Given France’s long connections with Australia and the Pacific, it was surprising that just last week Francois Hollande became the first French President to visit Australia. The French, of course, played a central role in Australia’s colonisation. It was Bougainville’s description of Australia in 1768, as a ‘magnificent country, so rich in promise of wealth and fertility’, that inspired successive French and English Pacific expeditions – including those of James Cook.
At a lunch in Canberra on November 19 in honour of M. Hollande’s visit, we heard much of World War One and the sacrifice of so many Australian soldiers on the Western Front. In the aftermath, Victorian school children each donated a penny to rebuild the village school at Villers-Bretonneux. Some 90 years later, the French schoolchildren raised similar funds to help rebuild the Strathewen Primary School, destroyed in Black Saturday.
In an audience dominated by dark-suited diplomats, public servants and military personnel, perhaps only the smattering of academics and creative artists recalled the vital role French science and arts have played in Australia and the Pacific.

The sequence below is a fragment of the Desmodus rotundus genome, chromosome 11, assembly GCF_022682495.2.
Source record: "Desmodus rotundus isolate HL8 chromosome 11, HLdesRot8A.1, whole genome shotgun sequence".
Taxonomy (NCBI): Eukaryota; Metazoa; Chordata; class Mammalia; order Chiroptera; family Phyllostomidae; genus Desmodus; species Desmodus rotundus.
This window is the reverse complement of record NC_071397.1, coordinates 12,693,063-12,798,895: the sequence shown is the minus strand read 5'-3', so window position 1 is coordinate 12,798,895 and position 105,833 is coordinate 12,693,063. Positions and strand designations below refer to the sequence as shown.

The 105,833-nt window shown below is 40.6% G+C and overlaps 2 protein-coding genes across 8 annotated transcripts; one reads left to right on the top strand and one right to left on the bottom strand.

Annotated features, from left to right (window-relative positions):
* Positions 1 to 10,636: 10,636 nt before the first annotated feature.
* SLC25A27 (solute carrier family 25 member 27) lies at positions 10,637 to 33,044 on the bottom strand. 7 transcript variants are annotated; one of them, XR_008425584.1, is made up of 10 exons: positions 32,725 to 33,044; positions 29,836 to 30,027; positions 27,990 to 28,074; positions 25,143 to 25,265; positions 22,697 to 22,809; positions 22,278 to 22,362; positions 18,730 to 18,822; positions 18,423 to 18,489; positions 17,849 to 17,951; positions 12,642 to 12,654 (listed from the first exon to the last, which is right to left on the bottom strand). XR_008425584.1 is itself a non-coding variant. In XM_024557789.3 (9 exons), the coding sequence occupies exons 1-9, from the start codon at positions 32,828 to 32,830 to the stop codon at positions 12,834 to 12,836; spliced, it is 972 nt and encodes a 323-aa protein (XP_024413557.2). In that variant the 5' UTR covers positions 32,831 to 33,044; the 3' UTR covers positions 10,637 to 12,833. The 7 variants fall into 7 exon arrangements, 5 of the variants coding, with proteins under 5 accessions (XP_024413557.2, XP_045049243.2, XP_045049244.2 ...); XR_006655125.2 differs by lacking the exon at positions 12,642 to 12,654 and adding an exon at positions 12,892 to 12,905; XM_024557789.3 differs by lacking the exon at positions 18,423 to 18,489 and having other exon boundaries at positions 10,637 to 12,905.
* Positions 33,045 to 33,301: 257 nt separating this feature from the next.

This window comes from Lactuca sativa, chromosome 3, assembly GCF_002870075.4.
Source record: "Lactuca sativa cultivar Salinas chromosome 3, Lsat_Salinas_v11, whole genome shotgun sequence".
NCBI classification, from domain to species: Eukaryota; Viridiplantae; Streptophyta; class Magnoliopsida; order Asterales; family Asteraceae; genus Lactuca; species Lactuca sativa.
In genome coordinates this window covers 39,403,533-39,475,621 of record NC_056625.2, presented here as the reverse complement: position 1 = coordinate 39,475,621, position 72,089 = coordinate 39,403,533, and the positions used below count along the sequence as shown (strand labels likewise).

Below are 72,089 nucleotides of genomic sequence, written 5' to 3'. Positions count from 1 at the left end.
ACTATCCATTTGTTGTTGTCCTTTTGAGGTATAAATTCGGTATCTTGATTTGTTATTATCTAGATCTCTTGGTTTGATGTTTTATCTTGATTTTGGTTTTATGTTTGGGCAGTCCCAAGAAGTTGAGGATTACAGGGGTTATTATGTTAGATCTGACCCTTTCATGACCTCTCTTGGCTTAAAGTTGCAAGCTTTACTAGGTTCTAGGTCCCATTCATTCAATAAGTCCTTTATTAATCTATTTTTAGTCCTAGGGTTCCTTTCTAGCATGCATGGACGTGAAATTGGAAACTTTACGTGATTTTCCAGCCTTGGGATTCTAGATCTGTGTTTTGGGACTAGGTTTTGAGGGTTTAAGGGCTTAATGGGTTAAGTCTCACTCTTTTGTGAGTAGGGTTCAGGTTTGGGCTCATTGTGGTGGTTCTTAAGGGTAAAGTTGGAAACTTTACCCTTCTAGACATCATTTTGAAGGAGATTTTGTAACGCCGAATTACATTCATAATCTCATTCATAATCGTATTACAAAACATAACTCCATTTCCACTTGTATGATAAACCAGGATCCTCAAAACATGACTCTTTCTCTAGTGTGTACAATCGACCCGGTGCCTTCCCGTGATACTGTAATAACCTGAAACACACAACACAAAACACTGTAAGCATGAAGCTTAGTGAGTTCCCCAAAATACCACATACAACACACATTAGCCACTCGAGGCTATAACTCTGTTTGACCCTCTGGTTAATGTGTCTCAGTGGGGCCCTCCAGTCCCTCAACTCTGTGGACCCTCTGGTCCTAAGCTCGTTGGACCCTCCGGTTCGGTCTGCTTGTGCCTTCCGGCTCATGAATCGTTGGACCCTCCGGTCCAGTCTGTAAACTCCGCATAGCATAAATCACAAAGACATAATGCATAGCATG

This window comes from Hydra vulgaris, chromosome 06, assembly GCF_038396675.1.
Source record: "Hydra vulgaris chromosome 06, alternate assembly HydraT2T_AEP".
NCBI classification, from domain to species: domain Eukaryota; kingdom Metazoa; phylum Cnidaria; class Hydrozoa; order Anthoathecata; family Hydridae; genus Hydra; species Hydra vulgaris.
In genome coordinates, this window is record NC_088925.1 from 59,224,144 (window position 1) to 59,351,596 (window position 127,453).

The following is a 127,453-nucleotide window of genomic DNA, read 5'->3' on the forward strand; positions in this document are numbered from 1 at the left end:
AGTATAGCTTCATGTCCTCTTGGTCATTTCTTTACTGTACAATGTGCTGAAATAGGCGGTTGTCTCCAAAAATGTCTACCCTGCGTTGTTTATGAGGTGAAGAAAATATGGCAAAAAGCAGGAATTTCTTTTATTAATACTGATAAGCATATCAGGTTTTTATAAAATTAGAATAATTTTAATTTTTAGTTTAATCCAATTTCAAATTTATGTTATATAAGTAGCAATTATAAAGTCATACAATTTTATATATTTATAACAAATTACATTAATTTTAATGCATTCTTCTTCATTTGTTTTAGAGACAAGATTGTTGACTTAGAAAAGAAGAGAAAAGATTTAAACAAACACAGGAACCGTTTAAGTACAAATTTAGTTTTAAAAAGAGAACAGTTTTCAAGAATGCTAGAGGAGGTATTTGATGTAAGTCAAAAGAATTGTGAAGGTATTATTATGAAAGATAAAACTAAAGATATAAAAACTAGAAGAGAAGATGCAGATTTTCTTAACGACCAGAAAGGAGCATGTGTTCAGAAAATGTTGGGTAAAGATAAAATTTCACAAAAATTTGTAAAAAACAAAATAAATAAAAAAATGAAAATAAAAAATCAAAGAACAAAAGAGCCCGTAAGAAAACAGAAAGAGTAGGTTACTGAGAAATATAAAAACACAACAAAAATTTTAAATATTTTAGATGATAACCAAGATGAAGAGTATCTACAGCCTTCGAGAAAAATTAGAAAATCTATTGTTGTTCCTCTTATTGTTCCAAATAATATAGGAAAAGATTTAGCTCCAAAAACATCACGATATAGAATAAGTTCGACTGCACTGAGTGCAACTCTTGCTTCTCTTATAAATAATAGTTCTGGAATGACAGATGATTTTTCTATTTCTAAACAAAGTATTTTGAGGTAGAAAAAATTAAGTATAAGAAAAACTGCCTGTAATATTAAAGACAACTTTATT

It was left to M. Hollande to remind us of the small, but influential role of French settlers in Australia in cuisine, design, viticulture, the arts and sciences. No mention was made of the nuclear testing which have cooled Pacific relations with France over recent decades.
As our third closest neighbour (in the form of New Caledonia), it is surprising that our links with France are often forgotten. But for our French visitor and political hosts alike, it seemed that future connections – sporting, cultural, educational and economic – were the focus. Such connections, surely, can only be built on an honest and unbiased examination of our shared heritage – in peace as well as war, for better and worse.
Flinders University writer, researcher and editor Dr Danielle Clode was an invited guest at a luncheon in honour of the French President in Canberra. With funding from the Australia Council of the Arts, she is currently working on a book on the voyage of St Alloüarn, who claimed the West coast of Australia for France in 1772.